The late Italian writer Natalia Ginzburg is one of my favorites. Ginzburg, who died in 1991 at the age of 75, was born in Palermo, Sicily, into a family of Jewish intellectuals. Gifted and uniquely brilliant, Ginzburg, who was born Natalia Leví, wrote 12 books and two plays—some of them under a pseudonym because of crushing anti-Semitism. She raised five children and won a seat in the Italian parliament when she was in her 60s.
The book of hers that I always return to is a slim volume of essays entitled, “The Little Virtues.” The earlier essays in the book cover Ginzburg’s fascist-imposed exile from Rome to Abruzzi during World War II. In later essays she evokes her life in Turin and Rome, as well as her extended time in England.
With my 25th wedding anniversary around the corner, I went back to my all-time favorite Ginzburg essay, “He and I.” It’s a straightforward, black-and-white portrait of a marriage presented in quick, deft strokes. Ginzburg is ostensibly conveying the differences in temperament and outlook between her and her second husband. (Her first husband, a writer and resistance leader, died in 1944 at the hands of the fascist police.) But like a developing photograph, the more you read the essay, the more you realize that you see a bigger picture of a beautifully imperfect love. It’s also an homage to daily life, to routine and to the happiness embedded in them.
The essay starts out simply, directly: “He always feels hot, I always feel cold.” Her husband speaks several languages well; she doesn’t speak any well. This is a marriage that exemplifies the old chestnut that opposites attract. But not exactly. Although it’s a study of stark contrasts, Ginzburg goes further and explores what happens after these opposites come together.
Every time I read through Ginzburg’s essay, I see more shades of my husband, Ken, and me. When we were first married, I gave him a jokey greeting card that illustrated a meeting convened for people who had normal childhoods. There were two people in the picture. Ken could have been the third. He is that person who is calm and steady and kind even in the roughest of times. When I fall apart, he puts me back together.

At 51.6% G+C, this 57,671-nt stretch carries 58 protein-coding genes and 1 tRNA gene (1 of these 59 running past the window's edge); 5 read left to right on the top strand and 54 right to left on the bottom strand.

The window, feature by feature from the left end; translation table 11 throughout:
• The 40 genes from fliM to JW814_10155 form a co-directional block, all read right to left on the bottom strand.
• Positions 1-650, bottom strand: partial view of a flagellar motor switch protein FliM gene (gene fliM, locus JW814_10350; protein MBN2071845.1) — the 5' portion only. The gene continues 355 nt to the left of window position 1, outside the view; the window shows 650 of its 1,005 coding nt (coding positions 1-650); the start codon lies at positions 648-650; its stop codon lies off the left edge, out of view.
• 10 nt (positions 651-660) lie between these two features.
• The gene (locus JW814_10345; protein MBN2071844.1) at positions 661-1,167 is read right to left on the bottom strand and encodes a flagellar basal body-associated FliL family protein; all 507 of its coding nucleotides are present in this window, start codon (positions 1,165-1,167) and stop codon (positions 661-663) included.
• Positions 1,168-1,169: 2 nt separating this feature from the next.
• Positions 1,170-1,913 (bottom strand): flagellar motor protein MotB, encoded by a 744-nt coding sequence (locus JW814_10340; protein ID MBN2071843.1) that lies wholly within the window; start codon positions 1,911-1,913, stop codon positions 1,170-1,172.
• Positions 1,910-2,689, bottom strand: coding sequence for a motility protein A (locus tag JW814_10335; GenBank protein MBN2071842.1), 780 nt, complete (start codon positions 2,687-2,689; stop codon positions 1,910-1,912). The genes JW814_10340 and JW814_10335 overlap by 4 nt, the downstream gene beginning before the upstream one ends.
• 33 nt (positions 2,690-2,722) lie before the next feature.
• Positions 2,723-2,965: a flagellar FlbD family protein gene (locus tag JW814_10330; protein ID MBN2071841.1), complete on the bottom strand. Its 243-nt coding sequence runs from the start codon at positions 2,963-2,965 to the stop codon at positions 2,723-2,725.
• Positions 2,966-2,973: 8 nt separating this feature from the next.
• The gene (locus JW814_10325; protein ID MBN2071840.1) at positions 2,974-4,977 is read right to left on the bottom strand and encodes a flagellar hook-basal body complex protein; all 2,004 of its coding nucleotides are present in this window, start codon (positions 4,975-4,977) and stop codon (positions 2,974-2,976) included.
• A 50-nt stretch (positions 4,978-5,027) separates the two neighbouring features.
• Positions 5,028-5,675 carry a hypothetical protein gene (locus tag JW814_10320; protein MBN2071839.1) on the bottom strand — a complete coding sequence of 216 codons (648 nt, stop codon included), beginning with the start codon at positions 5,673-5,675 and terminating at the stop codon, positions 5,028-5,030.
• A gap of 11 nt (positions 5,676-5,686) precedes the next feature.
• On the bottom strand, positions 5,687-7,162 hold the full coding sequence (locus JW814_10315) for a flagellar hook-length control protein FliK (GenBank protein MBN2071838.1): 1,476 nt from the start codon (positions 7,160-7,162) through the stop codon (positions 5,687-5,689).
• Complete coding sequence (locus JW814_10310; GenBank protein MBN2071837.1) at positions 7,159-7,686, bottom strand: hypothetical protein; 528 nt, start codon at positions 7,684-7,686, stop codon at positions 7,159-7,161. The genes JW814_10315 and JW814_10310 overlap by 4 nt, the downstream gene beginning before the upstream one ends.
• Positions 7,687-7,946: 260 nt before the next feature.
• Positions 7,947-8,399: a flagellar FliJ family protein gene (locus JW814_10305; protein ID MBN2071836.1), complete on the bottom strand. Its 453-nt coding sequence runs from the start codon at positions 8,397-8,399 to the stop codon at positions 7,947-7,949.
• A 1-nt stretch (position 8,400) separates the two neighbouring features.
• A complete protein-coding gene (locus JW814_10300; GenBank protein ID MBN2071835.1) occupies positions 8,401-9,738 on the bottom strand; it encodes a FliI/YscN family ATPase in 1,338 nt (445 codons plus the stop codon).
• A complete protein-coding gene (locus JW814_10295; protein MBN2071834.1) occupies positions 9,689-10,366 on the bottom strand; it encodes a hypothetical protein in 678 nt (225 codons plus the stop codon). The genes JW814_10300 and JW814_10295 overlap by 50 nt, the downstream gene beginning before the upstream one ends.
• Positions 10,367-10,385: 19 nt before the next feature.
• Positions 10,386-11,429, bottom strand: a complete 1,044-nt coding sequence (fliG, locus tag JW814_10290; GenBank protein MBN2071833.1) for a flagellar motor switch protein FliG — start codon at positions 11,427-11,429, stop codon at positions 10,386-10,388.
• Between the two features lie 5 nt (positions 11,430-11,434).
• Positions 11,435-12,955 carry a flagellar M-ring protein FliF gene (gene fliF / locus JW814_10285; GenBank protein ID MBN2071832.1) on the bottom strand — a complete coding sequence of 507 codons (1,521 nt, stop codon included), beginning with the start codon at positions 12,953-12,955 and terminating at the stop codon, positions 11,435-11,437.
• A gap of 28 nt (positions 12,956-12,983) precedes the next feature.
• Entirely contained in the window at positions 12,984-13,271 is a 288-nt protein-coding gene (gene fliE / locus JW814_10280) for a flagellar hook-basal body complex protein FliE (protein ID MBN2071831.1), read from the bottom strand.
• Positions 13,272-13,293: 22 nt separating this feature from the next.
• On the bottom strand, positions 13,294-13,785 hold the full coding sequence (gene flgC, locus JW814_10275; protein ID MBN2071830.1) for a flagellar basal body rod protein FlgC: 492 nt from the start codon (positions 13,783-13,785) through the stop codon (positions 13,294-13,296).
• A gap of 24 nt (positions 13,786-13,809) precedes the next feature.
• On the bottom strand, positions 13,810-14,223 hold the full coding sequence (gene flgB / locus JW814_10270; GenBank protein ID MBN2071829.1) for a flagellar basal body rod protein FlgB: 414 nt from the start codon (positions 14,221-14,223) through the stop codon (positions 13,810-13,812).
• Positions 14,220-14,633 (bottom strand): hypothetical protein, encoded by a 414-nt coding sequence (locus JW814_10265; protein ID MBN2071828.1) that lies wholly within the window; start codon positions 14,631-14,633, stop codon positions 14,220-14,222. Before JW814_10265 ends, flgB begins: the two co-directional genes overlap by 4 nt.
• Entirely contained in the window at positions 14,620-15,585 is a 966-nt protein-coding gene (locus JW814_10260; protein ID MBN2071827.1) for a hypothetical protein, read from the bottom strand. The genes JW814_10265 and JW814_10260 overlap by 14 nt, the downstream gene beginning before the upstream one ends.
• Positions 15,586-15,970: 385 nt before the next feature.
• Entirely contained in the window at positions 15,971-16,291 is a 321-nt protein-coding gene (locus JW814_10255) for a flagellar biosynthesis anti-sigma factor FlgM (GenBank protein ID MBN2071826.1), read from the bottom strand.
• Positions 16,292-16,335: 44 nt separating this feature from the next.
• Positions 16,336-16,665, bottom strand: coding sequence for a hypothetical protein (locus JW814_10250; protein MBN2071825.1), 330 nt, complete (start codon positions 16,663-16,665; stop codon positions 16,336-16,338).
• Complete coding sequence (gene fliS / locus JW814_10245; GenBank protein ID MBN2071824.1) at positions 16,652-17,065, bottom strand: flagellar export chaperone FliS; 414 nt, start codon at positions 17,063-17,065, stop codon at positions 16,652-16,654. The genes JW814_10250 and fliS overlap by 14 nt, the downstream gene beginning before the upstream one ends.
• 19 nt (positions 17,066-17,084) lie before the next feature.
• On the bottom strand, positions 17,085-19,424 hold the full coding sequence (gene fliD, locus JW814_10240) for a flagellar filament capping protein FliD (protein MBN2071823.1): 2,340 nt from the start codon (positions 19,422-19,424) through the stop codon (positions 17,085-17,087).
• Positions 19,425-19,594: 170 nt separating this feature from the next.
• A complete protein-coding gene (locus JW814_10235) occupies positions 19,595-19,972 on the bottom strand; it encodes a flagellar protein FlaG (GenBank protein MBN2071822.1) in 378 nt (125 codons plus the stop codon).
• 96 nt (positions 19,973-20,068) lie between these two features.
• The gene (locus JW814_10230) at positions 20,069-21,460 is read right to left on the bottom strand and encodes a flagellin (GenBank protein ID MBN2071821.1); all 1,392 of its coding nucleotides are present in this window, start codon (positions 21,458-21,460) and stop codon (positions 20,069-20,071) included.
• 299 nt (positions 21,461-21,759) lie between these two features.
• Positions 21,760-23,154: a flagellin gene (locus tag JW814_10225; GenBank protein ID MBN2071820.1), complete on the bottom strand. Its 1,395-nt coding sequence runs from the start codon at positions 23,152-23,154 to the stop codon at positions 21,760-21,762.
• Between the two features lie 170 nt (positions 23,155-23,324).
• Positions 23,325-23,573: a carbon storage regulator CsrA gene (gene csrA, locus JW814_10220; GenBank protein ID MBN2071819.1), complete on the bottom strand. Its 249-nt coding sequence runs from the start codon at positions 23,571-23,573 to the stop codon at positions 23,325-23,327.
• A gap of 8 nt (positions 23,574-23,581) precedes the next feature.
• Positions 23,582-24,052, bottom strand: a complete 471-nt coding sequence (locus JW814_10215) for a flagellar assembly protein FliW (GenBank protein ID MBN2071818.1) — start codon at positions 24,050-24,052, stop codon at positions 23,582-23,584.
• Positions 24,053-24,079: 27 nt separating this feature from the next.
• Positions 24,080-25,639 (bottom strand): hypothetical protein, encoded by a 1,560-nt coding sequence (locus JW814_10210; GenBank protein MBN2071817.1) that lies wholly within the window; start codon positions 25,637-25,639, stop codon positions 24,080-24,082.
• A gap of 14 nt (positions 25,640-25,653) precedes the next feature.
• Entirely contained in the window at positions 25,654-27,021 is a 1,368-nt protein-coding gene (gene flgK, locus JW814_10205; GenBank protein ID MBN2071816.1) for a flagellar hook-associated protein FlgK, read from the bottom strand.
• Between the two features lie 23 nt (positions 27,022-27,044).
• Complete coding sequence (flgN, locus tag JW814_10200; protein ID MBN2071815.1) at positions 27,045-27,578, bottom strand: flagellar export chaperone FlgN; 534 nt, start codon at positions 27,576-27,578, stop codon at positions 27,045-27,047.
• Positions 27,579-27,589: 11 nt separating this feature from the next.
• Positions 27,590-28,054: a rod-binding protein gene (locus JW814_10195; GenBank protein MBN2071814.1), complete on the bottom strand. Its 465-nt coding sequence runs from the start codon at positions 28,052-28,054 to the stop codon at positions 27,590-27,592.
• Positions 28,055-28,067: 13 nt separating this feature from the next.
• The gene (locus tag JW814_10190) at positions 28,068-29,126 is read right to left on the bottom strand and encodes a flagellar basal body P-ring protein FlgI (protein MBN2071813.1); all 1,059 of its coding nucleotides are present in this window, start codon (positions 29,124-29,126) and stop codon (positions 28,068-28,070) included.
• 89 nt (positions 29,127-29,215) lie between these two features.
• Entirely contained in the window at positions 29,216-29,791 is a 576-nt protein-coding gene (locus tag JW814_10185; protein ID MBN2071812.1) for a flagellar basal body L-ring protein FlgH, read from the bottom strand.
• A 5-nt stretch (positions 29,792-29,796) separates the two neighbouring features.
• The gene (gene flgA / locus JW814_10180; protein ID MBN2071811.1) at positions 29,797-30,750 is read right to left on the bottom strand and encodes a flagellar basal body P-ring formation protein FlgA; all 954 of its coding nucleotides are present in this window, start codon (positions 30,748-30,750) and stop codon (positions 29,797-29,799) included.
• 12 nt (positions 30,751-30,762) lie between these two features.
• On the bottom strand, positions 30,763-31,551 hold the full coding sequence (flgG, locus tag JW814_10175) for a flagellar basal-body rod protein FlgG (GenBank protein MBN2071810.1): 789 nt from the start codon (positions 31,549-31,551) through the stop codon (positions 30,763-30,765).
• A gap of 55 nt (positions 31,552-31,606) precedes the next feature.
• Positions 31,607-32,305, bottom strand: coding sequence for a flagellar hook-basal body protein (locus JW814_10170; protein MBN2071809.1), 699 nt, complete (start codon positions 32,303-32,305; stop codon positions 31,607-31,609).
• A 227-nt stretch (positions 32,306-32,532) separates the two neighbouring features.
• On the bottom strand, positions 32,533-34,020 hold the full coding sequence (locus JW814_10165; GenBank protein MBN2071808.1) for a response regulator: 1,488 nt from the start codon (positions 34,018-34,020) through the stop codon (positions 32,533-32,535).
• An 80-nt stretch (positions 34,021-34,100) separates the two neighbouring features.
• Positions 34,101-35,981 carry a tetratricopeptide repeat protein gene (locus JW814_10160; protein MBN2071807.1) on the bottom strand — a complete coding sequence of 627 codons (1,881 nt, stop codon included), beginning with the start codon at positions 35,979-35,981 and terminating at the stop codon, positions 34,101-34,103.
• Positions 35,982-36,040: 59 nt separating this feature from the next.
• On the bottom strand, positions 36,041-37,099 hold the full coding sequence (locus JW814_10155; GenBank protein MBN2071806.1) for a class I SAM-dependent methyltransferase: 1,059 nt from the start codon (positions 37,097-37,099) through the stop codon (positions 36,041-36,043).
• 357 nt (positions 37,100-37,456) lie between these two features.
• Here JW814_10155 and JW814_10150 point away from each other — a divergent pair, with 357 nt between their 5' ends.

On our first extended trip together, he did not so much astonish me for driving perfectly through the west country of England on the opposite side of the road. He astonished me because not once did this man, to whom I was engaged, yell at me for reading the map wrong or, quite frankly, not knowing how to read the map at all. (These were pre-GPS and cell phone days.) He gently took the large crumpled, accordioned paper from me, neatly folded it up, took my face in his hands and said the most gorgeous words I have ever heard, words that have come to evoke our life together: “Don’t worry. A car goes backwards and forwards.”
Like Ginzburg’s husband, Ken takes his time in a museum. He goes beyond the audio guide to understand the exhibition at hand. Natalia and I are zoomers. That is, we rush through an exhibit, taking it all in through a whirlwind of anxiety and curiosity.
And speaking of anxiety, I am a hot, anxious mess. Ken is not. He says “I love you” after every phone conversation, even if we’ve had a fight. Even though I’ve held a few grudges since third grade, I can’t stay mad at him for more than a couple of hours. He hates to clothes shop. I can spend hours going through racks of clothing. He sweetly defers to my taste when I bring things home for him to try on. But he was stricter with the children when they were little than I was. He thinks it’s a hoot that I’m still a pushover with our 14-pound dog. I think it’s a hoot that the dog is kind of afraid of him.
He knows everything about Gilbert and Sullivan and Bob Dylan. Me? I’m a child of the ‘70s. I like Donna Summer and the Bee Gees. We love going to the movies together, but he respects that I can’t abide violence or science-fiction—two things he tolerates very well. He takes his time forming a thought. I’m reactive. He can do differential equations and edit my essays with equal aplomb. I wait for his insightful comments. And as I’ve been doing for 25 years, I learn from him again and again. And I love him more for that each time.